Term Sheet — Monday, January 22


Good morning, Term Sheet readers.

Donald Trump’s tax bill has been referred to as “a net positive for private equity,” but the new law has thrown a few curveballs at PE firms’ business models. The New York Times delved into how the new changes could force private equity firms to re-think the way they do deals for the first time in 30+ years.

The big takeaway: The tax overhaul has the power to disrupt how potential buyout targets are valued, how quickly PE leaders can reap their rewards, and how some of the “leverage” will have to be removed from leveraged buyouts.

Previously, the tax code allowed interest expense on debt to be deducted from pretax income, favoring the use of lots of debt over equity. Additionally, there was no limit on the amount of interest that could be deducted. Now, a company can only deduct interest expenses equal to 30% of its EBITDA. This means that the change in interest deductibility would affect how much firms are willing to pay for companies. Since the cost of capital will be higher, the value of the buyout target is bound to change as well.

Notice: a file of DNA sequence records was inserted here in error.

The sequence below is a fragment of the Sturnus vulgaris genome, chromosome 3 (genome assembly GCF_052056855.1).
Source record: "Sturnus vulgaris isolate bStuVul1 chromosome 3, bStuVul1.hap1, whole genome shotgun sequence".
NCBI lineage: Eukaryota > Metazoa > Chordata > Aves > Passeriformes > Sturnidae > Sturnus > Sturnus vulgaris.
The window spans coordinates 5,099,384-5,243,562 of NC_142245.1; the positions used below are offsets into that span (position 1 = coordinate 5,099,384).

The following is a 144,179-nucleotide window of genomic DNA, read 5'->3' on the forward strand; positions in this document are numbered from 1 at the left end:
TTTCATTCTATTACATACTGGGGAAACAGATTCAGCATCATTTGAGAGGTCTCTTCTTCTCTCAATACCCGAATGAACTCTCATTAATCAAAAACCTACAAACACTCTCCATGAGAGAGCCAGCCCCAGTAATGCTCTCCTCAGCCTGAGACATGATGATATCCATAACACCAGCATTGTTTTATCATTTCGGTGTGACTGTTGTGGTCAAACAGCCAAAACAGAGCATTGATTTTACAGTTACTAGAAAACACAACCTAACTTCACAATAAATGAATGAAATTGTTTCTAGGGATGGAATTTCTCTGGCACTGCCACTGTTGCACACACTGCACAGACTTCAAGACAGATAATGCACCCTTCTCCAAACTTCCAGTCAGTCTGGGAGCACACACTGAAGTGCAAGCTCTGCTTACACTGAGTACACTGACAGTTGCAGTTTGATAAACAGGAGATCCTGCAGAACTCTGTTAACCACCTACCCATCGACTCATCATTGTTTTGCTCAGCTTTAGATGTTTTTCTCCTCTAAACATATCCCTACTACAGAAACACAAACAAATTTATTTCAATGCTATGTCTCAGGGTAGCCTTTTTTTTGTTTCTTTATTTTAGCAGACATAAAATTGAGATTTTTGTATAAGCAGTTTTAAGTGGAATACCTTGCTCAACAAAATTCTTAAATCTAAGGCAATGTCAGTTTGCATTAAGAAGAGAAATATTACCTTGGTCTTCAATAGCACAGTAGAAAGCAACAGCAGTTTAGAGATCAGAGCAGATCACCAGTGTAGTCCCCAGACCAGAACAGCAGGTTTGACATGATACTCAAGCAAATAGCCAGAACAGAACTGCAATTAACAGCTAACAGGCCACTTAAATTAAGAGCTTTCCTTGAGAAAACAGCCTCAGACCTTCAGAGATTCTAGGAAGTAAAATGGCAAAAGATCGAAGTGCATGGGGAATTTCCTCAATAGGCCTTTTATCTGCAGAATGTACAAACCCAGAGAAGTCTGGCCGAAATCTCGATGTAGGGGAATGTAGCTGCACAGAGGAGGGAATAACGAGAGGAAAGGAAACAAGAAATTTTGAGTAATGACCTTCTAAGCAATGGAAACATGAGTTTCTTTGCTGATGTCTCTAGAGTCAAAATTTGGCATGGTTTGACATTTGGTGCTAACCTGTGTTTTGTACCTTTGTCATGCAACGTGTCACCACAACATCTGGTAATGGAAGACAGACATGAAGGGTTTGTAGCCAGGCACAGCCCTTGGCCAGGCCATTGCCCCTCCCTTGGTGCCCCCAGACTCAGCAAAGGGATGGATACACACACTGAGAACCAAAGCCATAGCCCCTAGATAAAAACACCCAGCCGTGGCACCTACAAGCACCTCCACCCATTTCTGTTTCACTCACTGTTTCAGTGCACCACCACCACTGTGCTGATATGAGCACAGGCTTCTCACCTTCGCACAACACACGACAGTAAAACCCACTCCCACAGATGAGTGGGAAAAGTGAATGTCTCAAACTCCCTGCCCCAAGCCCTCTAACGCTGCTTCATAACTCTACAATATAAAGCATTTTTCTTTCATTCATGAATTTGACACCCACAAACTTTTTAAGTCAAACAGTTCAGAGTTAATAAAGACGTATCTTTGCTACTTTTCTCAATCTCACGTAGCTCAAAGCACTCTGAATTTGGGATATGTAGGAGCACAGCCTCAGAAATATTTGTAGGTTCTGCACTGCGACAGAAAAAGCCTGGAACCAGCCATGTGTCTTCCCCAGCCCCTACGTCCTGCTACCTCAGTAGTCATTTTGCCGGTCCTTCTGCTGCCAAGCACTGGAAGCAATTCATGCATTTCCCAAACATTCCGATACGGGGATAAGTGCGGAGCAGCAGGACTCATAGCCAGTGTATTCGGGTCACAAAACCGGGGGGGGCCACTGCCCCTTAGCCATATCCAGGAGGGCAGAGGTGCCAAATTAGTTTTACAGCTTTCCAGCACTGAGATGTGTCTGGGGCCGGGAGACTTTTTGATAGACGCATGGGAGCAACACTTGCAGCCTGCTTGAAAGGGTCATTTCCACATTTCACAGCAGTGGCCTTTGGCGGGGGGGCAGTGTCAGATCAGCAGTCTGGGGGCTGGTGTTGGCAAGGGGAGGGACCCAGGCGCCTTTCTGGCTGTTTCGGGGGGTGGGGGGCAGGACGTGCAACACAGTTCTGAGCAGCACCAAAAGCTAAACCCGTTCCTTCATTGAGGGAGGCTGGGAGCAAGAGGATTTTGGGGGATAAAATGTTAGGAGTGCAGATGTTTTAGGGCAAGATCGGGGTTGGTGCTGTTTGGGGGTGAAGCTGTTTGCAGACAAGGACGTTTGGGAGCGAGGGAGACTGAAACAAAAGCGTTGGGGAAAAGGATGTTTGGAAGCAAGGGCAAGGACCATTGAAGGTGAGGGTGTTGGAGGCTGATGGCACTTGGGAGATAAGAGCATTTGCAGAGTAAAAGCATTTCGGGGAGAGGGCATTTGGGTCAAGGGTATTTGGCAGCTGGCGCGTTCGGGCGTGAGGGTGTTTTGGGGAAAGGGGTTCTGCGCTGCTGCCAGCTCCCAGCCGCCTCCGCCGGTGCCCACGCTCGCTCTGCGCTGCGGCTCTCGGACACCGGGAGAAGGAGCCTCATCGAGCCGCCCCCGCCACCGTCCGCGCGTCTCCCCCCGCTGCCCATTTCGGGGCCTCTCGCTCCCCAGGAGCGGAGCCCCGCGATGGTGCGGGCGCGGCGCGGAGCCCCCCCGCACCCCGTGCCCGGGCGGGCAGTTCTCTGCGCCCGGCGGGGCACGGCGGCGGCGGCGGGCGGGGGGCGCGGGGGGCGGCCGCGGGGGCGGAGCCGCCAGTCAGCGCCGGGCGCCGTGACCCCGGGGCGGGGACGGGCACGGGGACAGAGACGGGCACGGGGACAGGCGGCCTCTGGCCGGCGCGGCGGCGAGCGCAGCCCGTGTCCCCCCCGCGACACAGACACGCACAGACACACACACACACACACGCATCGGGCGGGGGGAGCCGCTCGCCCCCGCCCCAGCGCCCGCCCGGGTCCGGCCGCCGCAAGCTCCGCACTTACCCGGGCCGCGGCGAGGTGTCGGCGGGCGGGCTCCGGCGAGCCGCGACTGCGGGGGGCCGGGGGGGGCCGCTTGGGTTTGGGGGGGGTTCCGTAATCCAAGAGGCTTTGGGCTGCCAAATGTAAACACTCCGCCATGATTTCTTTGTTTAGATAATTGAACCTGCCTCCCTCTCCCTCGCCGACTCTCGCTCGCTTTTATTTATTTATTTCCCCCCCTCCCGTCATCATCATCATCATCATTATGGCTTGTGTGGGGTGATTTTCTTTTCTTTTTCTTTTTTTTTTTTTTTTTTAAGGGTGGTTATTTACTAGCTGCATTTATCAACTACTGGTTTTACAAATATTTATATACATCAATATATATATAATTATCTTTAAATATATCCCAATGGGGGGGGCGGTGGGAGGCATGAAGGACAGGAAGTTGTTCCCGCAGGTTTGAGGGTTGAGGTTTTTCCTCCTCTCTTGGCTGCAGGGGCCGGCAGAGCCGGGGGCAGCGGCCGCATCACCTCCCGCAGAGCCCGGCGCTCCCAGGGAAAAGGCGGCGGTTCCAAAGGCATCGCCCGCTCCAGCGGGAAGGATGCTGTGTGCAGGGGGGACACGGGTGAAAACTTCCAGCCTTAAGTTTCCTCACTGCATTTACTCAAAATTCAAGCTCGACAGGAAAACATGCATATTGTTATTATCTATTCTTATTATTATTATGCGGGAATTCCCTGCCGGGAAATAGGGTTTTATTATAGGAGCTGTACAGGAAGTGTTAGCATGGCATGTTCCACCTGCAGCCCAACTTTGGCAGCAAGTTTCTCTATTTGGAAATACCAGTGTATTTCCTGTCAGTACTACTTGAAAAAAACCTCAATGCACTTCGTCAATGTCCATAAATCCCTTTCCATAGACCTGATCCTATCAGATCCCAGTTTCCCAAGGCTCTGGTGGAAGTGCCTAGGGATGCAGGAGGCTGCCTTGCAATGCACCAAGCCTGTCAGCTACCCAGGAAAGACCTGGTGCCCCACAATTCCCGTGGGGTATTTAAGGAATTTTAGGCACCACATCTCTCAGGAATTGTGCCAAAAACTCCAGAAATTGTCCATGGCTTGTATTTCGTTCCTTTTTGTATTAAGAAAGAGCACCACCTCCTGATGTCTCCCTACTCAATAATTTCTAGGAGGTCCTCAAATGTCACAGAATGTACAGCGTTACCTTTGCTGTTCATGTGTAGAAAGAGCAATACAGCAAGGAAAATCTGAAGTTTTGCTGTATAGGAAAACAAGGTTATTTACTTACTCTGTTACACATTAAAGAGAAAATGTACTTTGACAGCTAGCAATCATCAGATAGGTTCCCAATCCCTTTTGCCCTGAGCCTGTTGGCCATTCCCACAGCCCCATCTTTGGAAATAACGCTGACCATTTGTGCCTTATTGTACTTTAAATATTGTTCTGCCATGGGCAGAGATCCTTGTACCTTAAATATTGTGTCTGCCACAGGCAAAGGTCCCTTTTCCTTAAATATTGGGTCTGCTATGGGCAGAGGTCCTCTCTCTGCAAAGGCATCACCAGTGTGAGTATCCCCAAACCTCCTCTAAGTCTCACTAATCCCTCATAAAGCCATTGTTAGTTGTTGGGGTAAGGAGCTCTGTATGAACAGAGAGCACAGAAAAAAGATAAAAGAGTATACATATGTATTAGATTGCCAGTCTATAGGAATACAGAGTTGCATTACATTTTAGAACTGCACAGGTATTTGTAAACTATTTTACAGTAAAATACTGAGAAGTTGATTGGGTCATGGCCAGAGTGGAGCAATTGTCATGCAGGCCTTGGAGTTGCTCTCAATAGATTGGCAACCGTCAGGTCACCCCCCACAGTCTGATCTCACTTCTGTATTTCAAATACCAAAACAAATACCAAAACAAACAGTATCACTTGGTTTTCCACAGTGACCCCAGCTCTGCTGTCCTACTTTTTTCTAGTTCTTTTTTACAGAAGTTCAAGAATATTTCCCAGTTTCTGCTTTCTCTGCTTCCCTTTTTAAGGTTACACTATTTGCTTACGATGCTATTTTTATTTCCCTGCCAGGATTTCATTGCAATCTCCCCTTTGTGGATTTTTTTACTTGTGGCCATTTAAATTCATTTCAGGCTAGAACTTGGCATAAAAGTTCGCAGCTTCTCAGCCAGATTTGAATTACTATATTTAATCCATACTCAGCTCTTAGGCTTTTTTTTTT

So for bigger PE firms that rely heavily on the use of leveraged financing, this can’t be good news.

From the story:

This change to the tax code will take a bite out of the bottom line of heavily leveraged Main Street companies owned by private equity firms and will reduce the incentives of these firms to overload the companies in their portfolios with debt,” observed Eileen Appelbaum, a senior economist at the Center for Economic and Policy Research. “This is a curious development considering the lobbying effort to defeat this provision and the large number of PE big shots in positions of influence in the Trump administration.

Read the full story here.

DAVOS: The World Economic Forum in Davos, Switzerland kicks off tomorrow, and the theme is “Creating a Shared Future in a Fractured World.” Ahead of the summit, I spoke with WEF attendee BCG Digital Ventures CEO Jeff Schumacher to get his take on the topics of conversation at the annual meeting.

Populism: If President Donald Trump attends, he is expected to advance his “America First” agenda, which is bound to clash with the globalist approach of the attendees. “It’s going to be a colorful Davos,” Schumacher said. “Trump is the first president to come to the forum since Bill Clinton. There will be much to discuss, so I don’t think we’ll see him playing a lot of golf.”